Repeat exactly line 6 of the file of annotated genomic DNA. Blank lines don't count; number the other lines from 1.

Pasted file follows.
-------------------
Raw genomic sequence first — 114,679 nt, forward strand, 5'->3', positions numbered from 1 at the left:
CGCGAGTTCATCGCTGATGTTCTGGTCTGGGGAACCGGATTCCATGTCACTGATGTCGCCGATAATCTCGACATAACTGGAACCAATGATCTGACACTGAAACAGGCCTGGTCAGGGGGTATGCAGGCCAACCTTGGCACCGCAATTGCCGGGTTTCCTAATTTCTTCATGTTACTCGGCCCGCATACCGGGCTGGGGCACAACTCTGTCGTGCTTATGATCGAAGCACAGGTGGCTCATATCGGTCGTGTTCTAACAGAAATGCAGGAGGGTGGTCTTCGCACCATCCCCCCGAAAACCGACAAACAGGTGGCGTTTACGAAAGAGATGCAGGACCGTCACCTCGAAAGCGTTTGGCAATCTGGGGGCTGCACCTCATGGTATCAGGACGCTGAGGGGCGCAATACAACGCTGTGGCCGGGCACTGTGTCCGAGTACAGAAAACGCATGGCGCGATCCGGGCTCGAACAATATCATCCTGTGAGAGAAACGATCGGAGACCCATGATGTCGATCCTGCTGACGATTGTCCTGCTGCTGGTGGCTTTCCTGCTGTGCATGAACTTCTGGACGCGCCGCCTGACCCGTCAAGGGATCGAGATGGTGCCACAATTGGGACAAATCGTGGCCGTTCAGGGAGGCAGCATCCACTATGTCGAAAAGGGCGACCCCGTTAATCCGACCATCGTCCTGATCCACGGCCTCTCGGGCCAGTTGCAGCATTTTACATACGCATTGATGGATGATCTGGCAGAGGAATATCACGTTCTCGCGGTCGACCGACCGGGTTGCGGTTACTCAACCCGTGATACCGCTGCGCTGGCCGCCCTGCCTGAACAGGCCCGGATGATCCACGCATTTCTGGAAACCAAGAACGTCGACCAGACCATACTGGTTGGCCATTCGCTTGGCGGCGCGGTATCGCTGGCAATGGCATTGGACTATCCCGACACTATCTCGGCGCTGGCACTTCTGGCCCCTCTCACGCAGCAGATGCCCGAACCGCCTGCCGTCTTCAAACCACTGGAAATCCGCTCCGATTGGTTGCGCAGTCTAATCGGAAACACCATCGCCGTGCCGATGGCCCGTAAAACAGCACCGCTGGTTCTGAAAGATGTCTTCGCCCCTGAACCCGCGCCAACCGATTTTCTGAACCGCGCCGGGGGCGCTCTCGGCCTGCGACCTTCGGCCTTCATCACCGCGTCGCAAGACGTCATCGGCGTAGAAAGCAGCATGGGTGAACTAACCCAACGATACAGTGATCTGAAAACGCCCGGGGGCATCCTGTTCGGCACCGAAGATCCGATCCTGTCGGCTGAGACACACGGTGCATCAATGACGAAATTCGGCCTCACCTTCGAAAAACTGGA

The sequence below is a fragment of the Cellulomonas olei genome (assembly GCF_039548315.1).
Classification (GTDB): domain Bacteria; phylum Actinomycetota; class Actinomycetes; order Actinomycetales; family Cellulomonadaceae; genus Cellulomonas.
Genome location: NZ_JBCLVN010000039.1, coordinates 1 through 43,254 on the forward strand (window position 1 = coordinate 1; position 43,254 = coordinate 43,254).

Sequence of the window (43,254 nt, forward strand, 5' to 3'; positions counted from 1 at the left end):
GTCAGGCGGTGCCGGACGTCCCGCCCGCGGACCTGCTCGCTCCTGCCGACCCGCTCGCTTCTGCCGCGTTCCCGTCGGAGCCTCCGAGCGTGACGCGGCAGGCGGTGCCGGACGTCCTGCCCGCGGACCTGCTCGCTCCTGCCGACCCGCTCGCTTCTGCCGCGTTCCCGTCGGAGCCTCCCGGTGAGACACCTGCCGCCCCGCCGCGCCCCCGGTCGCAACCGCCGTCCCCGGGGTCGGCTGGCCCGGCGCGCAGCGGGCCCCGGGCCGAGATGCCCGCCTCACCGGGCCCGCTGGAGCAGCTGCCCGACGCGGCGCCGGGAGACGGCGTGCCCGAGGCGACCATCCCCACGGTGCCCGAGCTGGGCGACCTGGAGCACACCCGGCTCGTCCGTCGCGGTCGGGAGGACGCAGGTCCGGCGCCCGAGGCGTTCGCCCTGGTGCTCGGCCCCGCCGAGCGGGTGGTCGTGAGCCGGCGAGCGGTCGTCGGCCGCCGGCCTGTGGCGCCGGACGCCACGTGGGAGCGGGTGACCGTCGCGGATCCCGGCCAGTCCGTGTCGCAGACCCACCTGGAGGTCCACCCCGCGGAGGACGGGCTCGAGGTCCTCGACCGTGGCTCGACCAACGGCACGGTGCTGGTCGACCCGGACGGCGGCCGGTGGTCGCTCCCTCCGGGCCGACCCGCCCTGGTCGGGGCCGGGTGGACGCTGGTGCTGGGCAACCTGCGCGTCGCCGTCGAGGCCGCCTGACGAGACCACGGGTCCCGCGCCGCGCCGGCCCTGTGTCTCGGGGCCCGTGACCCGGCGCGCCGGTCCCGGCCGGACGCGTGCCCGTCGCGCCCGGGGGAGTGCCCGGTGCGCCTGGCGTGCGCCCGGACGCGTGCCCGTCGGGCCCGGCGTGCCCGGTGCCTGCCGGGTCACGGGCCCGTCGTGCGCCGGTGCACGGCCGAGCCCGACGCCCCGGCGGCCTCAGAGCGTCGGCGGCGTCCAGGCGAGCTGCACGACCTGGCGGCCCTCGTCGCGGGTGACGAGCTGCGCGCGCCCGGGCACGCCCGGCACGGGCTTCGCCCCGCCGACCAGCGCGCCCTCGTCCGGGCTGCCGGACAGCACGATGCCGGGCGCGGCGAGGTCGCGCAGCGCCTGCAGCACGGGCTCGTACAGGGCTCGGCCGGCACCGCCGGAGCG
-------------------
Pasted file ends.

Sequence of the window (43,254 nt, forward strand, 5' to 3'; positions counted from 1 at the left end):